I headed out of the mountain and drove to the city yesterday. My primary reason was to go to Sam’s Club and restock bacon, cheese, chicken, those spices I mentioned, and paper products. I splurged on lamb chops but didn’t buy steak.
I stuck to my list and didn’t buy any Spam, canned chicken, or other food for my prepper pantry. It still cost $370, almost twice what my trips used to cost. A bill like that is why I go quarterly now instead of every month. It’s also why we have slowed adding food to the prepper pantry.
One thing that shocked me was paying $21.98 for a two pack of Reynolds Wrap aluminum foil. OK, so it’s 500 square feet, but ouch! The only good news about this purchase is we won’t have to buy any more for two years.
Only two items had gone down in cost: bacon and the cost of a hotdog in the food quart. The four-pound pack of bacon I buy had dropped to $16.98, more than $1 per pound. The hot dog, with a free soda, is now $1.38. Sorry, but I can’t get excited about saving 12 cents when everything else cost more.
So prices are higher. What else is new? Well, the shelves are well stocked.
The meat coolers were filled with beef and even more pork. There was a larger variety of salmon than I have seen in a year or three. There was plenty of chicken, even if there wasn’t the variety they used to have. The aisle with toilet paper and paper towels was overflowing. There was a good supply of rice and a big stack of pinto beans. They had more olive oil than I have seen since the start of the war in Ukraine. Pasta was back in stock, although they didn’t have as many varieties as they had a year ago.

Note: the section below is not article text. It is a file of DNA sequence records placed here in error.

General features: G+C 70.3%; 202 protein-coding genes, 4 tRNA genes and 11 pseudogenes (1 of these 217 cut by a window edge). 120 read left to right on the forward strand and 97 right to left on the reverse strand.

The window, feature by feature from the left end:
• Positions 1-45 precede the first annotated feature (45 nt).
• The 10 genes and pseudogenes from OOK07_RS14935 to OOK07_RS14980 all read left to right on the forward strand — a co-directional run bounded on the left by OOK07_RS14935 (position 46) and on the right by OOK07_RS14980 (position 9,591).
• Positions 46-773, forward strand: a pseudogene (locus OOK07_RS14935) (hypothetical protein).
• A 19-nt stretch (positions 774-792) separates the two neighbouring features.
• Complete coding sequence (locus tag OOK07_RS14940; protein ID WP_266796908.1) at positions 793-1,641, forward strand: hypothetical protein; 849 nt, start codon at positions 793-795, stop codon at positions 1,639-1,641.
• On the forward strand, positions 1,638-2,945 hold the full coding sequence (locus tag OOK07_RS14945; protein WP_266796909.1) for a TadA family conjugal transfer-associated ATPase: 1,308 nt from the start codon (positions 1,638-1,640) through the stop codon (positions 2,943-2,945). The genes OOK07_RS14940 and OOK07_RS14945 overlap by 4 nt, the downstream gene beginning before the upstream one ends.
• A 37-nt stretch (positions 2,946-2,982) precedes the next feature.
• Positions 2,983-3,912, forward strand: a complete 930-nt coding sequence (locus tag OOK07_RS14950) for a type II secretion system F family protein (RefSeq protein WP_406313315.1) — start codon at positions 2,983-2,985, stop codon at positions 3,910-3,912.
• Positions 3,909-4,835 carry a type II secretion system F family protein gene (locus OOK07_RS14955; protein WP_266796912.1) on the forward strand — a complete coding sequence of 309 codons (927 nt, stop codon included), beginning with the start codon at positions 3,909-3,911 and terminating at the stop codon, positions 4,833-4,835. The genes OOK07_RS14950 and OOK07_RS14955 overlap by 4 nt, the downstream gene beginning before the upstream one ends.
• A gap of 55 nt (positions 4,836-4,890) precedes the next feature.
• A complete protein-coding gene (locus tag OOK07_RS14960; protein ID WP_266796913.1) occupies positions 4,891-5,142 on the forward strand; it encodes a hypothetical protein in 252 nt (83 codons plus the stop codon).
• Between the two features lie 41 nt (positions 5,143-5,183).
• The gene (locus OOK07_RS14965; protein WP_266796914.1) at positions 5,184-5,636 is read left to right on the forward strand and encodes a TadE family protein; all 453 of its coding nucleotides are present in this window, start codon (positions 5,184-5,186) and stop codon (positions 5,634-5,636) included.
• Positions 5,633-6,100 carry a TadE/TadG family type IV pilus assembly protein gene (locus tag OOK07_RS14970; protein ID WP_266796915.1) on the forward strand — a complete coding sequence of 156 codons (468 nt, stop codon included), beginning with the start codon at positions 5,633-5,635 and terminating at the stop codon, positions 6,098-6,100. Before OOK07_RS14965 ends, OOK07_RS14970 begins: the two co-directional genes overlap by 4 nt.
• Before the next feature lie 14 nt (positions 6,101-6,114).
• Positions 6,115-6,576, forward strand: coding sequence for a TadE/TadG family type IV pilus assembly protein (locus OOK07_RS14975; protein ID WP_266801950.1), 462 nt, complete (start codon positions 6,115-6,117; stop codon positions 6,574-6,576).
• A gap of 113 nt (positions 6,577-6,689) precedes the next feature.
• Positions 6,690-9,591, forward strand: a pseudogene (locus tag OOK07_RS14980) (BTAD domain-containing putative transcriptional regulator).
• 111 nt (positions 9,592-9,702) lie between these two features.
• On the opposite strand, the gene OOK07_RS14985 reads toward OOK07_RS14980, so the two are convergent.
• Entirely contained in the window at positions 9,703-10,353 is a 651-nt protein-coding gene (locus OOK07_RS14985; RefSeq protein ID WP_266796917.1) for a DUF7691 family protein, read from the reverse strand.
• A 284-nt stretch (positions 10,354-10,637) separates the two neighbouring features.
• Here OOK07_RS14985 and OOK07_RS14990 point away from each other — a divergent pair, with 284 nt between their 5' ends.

Based on my experienced, I would say any depletion of cooking oil and grains caused by the war is no longer evident. I don’t know if panic buying or actual shortages caused the empty shelves I saw last year, but it appears these bulk of these shortages are now behind us.
As expected, egg supplies were down and they had a limit of two packages. They had only two SKUs of eggs, an 18-pack and a 24-pack, but no larger packages. The price worked out to be $4.19 per dozen. That’s more than twice last year’s price, but it’s a good price in today’s market.
Butter was also in short supply. They had salted butter but no unsalted butter, which my wife uses for baking. The price was ridiculous and more than $3.50 per pound. There were a few other holes on shelves, but nothing like it was during the height of the supply chain crisis.
Are the threats of a food shortage behind us? Were we wrong? Or should we be enjoying this largess while we still can? All I know is it never hurts to prep.